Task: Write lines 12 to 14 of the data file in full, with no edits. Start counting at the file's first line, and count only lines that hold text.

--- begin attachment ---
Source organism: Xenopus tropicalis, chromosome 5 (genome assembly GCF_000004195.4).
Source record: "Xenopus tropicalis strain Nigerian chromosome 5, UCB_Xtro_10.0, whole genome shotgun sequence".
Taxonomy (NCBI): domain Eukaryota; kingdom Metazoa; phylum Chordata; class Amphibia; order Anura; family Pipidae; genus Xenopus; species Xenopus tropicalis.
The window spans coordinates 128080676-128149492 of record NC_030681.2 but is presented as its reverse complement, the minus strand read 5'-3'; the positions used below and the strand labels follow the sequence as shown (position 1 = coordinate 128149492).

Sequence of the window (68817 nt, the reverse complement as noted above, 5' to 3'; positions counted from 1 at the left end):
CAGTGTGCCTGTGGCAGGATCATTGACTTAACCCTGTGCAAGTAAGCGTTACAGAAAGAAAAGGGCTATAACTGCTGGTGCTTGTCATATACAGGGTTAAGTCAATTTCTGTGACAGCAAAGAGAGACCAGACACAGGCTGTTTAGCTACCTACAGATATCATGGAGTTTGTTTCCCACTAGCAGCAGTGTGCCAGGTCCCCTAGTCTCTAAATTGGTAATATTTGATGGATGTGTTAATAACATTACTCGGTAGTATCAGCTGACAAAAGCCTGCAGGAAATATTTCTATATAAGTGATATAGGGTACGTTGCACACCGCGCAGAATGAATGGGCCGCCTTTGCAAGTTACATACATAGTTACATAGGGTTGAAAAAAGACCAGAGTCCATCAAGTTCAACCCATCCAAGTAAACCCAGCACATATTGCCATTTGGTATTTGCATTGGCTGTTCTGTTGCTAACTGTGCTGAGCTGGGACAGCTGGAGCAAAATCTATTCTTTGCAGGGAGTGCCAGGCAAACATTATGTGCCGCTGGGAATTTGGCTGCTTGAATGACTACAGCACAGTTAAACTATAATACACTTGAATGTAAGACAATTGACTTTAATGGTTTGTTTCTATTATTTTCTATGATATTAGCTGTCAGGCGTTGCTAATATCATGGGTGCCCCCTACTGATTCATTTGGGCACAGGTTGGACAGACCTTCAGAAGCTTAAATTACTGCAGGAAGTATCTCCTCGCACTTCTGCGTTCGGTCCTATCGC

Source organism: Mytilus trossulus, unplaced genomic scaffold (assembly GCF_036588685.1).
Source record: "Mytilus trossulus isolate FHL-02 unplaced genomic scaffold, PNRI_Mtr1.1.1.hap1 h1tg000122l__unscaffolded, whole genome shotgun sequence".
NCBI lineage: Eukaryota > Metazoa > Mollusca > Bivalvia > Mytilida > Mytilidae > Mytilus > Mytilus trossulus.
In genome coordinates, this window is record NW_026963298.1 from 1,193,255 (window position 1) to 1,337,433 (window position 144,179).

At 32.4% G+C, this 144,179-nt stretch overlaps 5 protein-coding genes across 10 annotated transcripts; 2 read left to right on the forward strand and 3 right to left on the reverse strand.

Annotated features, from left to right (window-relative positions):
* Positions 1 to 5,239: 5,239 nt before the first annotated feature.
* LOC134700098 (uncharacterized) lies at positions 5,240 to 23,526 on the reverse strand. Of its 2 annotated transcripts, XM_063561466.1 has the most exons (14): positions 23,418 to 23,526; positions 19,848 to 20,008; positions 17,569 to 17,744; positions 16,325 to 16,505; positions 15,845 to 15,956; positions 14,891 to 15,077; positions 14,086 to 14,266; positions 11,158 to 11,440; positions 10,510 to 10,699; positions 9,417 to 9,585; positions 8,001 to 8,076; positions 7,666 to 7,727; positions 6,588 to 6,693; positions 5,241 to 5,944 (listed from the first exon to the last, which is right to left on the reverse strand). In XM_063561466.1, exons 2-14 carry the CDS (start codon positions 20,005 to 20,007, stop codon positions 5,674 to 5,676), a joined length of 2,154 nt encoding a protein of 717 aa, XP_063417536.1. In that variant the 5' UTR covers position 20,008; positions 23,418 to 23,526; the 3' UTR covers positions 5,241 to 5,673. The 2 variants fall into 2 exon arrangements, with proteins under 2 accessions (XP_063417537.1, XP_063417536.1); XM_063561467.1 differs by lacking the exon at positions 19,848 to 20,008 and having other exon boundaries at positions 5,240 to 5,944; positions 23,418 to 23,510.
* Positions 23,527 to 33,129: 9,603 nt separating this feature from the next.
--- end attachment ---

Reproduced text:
Annotated features, from left to right (window-relative positions):
* Positions 1 to 5,239: 5,239 nt before the first annotated feature.
* LOC134700098 (uncharacterized) lies at positions 5,240 to 23,526 on the reverse strand. Of its 2 annotated transcripts, XM_063561466.1 has the most exons (14): positions 23,418 to 23,526; positions 19,848 to 20,008; positions 17,569 to 17,744; positions 16,325 to 16,505; positions 15,845 to 15,956; positions 14,891 to 15,077; positions 14,086 to 14,266; positions 11,158 to 11,440; positions 10,510 to 10,699; positions 9,417 to 9,585; positions 8,001 to 8,076; positions 7,666 to 7,727; positions 6,588 to 6,693; positions 5,241 to 5,944 (listed from the first exon to the last, which is right to left on the reverse strand). In XM_063561466.1, exons 2-14 carry the CDS (start codon positions 20,005 to 20,007, stop codon positions 5,674 to 5,676), a joined length of 2,154 nt encoding a protein of 717 aa, XP_063417536.1. In that variant the 5' UTR covers position 20,008; positions 23,418 to 23,526; the 3' UTR covers positions 5,241 to 5,673. The 2 variants fall into 2 exon arrangements, with proteins under 2 accessions (XP_063417537.1, XP_063417536.1); XM_063561467.1 differs by lacking the exon at positions 19,848 to 20,008 and having other exon boundaries at positions 5,240 to 5,944; positions 23,418 to 23,510.